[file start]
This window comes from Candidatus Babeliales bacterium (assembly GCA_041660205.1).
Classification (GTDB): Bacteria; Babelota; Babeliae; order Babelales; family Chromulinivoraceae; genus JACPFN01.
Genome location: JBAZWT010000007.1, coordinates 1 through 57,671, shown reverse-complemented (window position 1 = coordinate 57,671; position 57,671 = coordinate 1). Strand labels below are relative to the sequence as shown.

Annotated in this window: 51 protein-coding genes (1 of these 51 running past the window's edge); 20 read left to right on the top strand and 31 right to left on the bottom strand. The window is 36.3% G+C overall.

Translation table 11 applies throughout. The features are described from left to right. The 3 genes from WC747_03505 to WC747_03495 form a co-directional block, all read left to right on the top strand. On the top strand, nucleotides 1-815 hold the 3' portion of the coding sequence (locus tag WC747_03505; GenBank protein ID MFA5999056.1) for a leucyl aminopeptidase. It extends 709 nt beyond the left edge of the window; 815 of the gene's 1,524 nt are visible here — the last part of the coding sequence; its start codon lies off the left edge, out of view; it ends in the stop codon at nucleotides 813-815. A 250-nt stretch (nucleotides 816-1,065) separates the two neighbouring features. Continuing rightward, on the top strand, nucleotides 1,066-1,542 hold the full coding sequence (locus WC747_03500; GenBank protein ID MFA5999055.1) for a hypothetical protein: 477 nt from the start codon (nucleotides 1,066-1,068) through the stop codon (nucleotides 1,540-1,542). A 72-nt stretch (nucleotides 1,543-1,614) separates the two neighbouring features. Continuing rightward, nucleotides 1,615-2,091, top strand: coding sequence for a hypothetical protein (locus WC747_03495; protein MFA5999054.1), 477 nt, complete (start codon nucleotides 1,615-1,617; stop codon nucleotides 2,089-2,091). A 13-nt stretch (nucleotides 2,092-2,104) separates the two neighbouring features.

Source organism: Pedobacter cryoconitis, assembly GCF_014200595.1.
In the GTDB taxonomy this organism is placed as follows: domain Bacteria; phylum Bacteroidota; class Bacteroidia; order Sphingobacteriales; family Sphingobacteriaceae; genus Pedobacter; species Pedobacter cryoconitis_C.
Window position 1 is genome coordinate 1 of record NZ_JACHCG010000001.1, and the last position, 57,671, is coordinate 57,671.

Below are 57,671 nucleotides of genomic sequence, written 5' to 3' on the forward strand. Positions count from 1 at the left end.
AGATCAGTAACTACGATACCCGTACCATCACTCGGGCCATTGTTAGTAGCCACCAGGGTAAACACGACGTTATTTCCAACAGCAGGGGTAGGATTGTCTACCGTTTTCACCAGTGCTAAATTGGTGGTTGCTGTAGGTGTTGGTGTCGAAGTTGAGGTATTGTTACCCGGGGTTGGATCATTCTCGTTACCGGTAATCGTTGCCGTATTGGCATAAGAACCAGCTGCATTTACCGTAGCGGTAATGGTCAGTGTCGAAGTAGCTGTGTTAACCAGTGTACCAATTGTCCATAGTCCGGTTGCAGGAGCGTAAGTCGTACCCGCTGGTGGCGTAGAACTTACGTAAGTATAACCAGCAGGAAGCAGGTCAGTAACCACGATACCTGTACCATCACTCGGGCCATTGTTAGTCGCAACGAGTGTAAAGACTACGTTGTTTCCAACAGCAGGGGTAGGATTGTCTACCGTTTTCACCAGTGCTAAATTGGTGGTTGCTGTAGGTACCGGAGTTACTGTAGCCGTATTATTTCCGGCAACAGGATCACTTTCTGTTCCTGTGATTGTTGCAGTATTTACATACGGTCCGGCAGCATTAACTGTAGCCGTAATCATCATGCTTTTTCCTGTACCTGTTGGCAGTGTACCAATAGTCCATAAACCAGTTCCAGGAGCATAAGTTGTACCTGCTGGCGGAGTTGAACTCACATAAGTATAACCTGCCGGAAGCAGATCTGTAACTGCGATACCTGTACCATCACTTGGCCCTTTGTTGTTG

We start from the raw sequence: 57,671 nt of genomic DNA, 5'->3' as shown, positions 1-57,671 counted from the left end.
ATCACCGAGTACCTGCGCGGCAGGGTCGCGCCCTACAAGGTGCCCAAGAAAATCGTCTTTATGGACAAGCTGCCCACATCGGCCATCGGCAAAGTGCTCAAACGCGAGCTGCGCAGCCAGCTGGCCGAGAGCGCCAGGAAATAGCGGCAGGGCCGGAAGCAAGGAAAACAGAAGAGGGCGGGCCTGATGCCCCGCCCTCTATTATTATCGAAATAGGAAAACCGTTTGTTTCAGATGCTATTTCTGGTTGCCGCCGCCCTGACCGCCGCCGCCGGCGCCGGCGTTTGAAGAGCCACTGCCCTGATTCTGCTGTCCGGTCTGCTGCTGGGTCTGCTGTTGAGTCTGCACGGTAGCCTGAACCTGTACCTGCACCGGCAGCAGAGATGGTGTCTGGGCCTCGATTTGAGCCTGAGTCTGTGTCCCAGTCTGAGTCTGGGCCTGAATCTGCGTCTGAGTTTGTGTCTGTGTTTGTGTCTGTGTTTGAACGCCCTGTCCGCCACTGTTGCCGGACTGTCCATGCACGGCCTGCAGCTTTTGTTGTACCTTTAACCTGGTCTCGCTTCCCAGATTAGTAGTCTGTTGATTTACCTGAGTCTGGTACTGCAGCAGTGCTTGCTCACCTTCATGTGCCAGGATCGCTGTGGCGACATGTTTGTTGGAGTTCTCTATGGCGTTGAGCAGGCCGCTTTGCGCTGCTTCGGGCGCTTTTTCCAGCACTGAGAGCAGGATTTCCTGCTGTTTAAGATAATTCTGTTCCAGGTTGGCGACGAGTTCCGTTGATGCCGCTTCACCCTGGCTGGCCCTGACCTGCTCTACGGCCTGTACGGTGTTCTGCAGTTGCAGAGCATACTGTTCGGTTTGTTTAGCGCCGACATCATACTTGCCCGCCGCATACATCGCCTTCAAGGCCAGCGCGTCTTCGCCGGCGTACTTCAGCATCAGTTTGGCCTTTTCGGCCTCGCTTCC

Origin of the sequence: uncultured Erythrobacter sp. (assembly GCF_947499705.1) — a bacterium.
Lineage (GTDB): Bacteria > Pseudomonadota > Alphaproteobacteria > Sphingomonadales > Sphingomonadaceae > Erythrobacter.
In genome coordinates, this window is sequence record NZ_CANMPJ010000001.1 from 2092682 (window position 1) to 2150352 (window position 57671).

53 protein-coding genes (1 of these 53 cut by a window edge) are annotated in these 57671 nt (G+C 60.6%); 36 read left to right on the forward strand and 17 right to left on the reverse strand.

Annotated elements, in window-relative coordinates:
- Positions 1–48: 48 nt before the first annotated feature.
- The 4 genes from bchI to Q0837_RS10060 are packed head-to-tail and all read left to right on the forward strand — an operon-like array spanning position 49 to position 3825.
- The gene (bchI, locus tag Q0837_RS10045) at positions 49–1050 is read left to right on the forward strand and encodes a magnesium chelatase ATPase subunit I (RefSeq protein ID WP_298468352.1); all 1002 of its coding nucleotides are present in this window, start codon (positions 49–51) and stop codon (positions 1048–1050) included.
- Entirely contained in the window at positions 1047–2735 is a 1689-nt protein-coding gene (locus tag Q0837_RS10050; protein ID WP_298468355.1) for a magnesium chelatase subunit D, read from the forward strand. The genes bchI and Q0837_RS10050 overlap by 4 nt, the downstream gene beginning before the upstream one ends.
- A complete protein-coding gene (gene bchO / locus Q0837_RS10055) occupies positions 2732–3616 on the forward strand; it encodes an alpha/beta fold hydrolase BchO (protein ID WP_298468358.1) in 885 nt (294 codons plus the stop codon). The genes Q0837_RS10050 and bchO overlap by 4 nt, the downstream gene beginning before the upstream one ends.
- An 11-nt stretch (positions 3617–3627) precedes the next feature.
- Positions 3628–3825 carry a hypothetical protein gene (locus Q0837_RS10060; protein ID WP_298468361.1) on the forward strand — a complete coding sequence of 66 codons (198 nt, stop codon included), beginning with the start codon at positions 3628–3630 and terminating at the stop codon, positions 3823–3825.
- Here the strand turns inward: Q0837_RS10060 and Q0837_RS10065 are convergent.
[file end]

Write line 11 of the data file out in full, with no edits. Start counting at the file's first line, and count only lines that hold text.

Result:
We start from the raw sequence: 57,671 nt of genomic DNA, 5'->3' as shown, positions 1-57,671 counted from the left end.